Article

Phytoparasitica

, Volume 38, Issue 3, pp 223-229

Integration of cultural and mechanical practices for management of the mango mealybug Drosicha mangiferae

  • Haider KararAffiliated withEntomological Research Institute, Ayub Agriculture Research InstituteDepartment of Entomology, University of Agriculture
  • , Ali H. SayyedAffiliated withInstitute of Biotechnology, Bahaudin Zakariya University Email author 
  • , M. Jalal ArifAffiliated withDepartment of Entomology, University of Agriculture
  • , M. AshfaqAffiliated withDepartment of Entomology, University of Agriculture
  • , M. AslamAffiliated withDepartment of Plant Pathology, University of Agriculture

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Abstract

Mango (Mangifera indica L.) is one of the most economically important trees which has been cultivated for several centuries. The tree is susceptible to insect damage and is attacked by leaf eaters, termites, root grubs, sapsuckers, gall formers, stem borers, pod borers and fruit borers. The mango mealybug Drosicha mangiferae Green (Hemiptera: Monophlebidae) is one of the most destructive pests in the Indo-Pak subcontinent, sometimes causing premature fruit drop. A combination of several management strategies such as use of entomopathogens, chemical insecticides and burning of adult females has been used to control D. mangiferae. Overreliance on insecticides has eliminated natural enemies, and we were therefore interested in investigating the impact of alternative insect pest management strategies such as cultural and mechanical techniques on D. mangiferae. The results of our studies suggested that different bands significantly stopped the upward movement of overwintering and surviving populations of D. mangiferae. To augment the bands’ results, mounding the tree with debris on a plastic sheet once a year was the most effective technique and resulted in maximum reduction of the nymphal population of D. mangiferae. The newly developed Haider band—designed in our laboratory in the present studies—was very successful in the field in controlling the upward movement of newly hatched nymphs on trees: only 0.8% of the nymphs crossed the band. Only 7% to 10% of the nymphs crossed plastic sheets, polyethylene sheets and funnel bands. The cotton and gunny bag (jute) bands were the least effective: 42% of the nymphs managed to cross them. The results suggested that employing cultural practices and bands together could reduce the need for insecticide treatments and offer a sustainable method for D. mangiferae control.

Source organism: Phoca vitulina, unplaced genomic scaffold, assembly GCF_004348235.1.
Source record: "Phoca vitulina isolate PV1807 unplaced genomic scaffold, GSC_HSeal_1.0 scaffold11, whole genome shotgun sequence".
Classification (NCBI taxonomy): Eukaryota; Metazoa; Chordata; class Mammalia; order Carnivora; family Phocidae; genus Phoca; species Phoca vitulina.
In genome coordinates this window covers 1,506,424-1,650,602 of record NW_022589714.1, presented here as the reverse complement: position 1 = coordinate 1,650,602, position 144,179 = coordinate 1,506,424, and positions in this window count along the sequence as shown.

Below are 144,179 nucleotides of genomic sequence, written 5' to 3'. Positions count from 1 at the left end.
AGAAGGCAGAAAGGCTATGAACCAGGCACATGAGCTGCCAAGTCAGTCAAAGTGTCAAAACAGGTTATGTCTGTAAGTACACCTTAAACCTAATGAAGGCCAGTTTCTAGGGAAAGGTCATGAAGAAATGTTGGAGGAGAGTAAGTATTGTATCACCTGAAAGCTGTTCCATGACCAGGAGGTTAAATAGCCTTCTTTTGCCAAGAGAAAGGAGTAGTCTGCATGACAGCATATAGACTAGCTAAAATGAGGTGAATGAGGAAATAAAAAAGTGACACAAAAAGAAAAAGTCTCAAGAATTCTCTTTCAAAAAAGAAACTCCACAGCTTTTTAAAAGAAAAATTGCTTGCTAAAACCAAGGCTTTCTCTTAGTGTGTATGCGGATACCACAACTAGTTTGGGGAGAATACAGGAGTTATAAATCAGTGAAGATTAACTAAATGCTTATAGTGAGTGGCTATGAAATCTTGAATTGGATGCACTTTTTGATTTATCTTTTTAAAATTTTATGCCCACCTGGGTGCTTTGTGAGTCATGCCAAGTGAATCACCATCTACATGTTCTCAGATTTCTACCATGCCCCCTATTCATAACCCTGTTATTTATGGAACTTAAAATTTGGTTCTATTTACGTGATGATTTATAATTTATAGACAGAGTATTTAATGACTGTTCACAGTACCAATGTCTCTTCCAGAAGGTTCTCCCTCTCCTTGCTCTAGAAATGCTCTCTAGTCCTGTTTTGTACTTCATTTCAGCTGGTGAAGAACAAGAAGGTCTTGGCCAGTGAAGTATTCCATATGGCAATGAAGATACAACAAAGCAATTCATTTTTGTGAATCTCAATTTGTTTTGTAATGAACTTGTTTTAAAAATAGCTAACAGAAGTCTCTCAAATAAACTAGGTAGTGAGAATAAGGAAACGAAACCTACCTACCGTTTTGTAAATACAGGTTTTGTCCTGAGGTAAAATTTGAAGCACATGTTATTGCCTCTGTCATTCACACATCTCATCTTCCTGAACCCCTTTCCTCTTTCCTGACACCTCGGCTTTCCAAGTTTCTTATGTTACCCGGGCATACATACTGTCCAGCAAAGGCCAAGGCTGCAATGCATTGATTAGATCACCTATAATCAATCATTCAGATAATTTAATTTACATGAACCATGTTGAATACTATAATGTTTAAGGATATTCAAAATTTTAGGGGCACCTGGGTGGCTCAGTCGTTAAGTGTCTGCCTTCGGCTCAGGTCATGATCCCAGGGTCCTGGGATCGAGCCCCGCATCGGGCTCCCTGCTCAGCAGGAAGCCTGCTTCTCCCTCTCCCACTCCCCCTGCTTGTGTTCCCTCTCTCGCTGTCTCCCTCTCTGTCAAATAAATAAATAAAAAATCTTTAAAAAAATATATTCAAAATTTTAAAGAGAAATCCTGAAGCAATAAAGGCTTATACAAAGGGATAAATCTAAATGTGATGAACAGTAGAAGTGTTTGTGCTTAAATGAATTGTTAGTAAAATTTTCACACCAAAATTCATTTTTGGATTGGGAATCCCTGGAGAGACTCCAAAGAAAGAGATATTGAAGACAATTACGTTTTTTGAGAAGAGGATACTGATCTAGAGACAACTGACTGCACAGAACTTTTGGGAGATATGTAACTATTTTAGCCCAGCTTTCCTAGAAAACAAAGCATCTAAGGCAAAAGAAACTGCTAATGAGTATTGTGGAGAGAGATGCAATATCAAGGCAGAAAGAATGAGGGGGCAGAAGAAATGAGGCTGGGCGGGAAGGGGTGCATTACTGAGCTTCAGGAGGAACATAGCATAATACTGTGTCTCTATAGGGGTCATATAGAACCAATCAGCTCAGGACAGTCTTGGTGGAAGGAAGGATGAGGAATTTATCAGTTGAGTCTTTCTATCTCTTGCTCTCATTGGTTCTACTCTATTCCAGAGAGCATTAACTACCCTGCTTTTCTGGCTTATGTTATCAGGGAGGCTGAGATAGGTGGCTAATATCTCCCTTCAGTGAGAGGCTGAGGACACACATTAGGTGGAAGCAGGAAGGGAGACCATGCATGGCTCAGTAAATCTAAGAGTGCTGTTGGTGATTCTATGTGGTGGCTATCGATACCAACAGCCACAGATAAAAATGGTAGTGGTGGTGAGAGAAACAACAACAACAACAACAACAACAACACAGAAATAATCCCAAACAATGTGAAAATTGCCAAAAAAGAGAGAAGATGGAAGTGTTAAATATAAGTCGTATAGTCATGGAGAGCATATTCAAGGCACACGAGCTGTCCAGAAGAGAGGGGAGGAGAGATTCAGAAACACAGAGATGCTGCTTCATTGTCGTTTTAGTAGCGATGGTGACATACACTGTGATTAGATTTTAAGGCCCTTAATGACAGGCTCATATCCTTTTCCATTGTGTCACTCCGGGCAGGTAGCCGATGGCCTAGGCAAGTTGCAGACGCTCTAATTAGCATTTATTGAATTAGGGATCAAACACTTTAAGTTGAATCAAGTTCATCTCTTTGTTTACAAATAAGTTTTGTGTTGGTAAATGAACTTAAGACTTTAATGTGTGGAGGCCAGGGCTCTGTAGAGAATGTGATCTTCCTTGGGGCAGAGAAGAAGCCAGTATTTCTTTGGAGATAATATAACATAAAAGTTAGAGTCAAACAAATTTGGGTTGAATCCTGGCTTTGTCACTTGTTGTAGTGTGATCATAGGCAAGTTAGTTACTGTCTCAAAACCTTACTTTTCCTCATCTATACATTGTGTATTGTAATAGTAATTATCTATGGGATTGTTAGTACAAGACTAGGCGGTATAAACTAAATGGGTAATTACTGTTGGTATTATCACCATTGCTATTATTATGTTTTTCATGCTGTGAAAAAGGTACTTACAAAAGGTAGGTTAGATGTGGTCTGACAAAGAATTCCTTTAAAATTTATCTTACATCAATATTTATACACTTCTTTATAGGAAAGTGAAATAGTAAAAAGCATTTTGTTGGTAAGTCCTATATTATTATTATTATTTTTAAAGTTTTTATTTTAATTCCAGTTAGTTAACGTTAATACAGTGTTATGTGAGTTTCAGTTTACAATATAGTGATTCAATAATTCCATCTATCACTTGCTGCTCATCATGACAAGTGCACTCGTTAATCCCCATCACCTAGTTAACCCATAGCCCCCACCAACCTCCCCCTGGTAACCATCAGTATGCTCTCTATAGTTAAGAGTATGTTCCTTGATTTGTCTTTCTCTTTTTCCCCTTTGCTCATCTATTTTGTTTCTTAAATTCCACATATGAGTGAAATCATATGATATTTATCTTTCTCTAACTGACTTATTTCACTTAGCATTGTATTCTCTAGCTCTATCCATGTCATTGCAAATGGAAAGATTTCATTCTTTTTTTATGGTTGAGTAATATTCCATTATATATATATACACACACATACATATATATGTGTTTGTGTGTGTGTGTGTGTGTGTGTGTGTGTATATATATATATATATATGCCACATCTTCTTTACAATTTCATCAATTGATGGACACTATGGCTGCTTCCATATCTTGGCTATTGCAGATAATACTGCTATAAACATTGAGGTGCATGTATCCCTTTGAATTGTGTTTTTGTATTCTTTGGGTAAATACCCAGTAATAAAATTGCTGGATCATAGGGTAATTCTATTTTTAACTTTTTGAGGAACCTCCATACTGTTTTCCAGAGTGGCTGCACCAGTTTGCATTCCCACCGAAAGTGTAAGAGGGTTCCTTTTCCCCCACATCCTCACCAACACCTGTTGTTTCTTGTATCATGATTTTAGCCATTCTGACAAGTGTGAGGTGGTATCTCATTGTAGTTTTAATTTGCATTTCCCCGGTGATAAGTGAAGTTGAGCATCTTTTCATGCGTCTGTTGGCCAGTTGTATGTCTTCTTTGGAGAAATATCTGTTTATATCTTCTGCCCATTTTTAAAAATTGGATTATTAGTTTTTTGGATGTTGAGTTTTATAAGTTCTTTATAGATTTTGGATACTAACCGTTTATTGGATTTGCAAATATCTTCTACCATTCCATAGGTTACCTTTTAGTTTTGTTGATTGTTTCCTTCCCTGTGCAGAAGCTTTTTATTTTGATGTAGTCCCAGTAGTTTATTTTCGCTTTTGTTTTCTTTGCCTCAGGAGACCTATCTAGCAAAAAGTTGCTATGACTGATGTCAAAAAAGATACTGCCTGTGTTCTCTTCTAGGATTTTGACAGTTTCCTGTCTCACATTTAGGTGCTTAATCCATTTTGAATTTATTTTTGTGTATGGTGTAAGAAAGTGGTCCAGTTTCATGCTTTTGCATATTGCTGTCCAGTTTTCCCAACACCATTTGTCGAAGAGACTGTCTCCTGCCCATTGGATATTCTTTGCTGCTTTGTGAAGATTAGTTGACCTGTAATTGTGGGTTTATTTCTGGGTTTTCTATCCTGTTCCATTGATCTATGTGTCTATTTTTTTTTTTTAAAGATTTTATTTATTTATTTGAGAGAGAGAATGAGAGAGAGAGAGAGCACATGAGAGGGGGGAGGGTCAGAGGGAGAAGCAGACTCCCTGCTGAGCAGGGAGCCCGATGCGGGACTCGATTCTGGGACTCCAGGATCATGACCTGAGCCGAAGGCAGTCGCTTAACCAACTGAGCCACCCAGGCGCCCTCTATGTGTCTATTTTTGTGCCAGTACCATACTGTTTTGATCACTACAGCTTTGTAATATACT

Keywords

Cultural control Haider band Mangifera indica Mango Physical control